One more sale remaining. Again, we will update the remaining units before considering the sale.
The company sold 80 units on January 31st. Which units should we use for cost using LIFO? The last units in were from January 26th, so we use those first, but we still need an additional 30. We take those from January 22nd.
To calculate total cost of goods sold, add the cost of each of the sales.
You could also add $807.50 plus $532.50 plus $673.00 which also equals $2,013.00.
You may have noticed that perpetual inventory gave you a slightly lower cost of goods sold that periodic did. Under periodic, you wait until the end of the period and then take the most recent purchases, but under perpetual, we take the most recent purchases at the time of the sale. Under periodic, none of the beginning inventory units were used for cost purposes, but under perpetual, we did use some of them. Those less expensive units in beginning inventory led to a lower cost of goods sold under the perpetual method. You will also notice that ending inventory is slightly higher. Look at the differences in the units that are left in ending inventory.
Under perpetual we had some units left over from January 22nd, which we did not have under periodic.
When using a perpetual inventory system, dates matter! Make sure to only consider the units on hand at the time of the sale and work backwards accordingly.
Calculating Cost Using First-In, First-Out (FIFO)
The First-In, First-Out method, also called FIFO, is the most straight-forward of all the methods. When determining the cost of a sale, the company uses the cost of the oldest (first-in) units in inventory. This does not necessarily mean the company sold the oldest units, but is using the cost of the oldest ones. When I think of FIFO, it reminds me of milk being sold at the grocery store. In most grocery stores, the coolers are built to allow staff to put the new milk in from the back, pushing the old milk forward, and encouraging shoppers to purchase the older milk (first-in) before the new milk.
When the cost of inventory is rising, FIFO will ensure that the older, less expensive inventory cost is transferred to Cost of Goods Sold. This creates a lower expense on the income statement and higher profit. Higher profit also leads to higher income taxes. Inventory on the balance sheet will be higher than when using other inventory methods, assuming costs are rising.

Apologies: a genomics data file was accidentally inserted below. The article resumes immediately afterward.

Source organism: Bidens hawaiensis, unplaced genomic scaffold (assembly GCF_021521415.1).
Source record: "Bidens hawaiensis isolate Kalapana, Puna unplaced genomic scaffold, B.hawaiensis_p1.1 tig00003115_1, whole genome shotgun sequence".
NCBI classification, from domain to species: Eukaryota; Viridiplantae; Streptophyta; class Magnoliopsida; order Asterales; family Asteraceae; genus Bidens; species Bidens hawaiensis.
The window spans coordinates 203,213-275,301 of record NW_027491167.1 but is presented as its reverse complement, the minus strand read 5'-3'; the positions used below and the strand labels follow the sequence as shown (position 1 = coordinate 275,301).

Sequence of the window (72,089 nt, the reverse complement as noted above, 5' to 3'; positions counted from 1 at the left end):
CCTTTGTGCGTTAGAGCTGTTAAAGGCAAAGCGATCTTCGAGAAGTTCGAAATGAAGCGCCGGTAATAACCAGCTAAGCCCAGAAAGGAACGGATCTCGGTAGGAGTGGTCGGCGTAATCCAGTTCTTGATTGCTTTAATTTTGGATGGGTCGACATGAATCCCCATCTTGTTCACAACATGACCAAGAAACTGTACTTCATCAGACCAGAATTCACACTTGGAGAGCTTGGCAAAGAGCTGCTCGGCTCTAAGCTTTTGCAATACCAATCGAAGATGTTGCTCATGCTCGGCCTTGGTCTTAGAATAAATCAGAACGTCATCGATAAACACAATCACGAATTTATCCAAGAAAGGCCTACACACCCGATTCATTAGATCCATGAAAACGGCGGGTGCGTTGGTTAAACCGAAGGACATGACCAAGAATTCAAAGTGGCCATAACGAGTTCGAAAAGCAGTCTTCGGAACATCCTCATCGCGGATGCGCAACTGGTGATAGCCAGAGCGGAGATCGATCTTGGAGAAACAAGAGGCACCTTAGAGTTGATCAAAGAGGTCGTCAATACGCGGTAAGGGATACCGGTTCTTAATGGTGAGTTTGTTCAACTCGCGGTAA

The wonderful thing about FIFO is that the calculations are the same for both periodic and perpetual inventory systems because we are always taking the cost for the oldest units.
All periodic inventory systems calculate inventory at the end of the period. Therefore, we are not concerned about which units are on hand when a sale occurs. When calculating any inventory method under periodic, it is best to separate the purchases from the sales.
We now have a much clearer picture of what happened during the month of January. Our goods available for sale (beginning inventory plus purchases) is 415 units or $3,394. We know we sold 245 units during the month. When using FIFO, we pick the units that were acquired first and use the cost of those units first. We keep picking units until we have accounted for the cost of all the units sold, in this case 245 units.
First we select the units from beginning inventory.
That gives us 150 of the 245 units we need. We still need 95 more units. We move to the first purchase on January 3.
Taking all the units from January 3 still leaves us 20 units short of the 245 units we need. We will take those 20 units from the 50 purchased on January 12.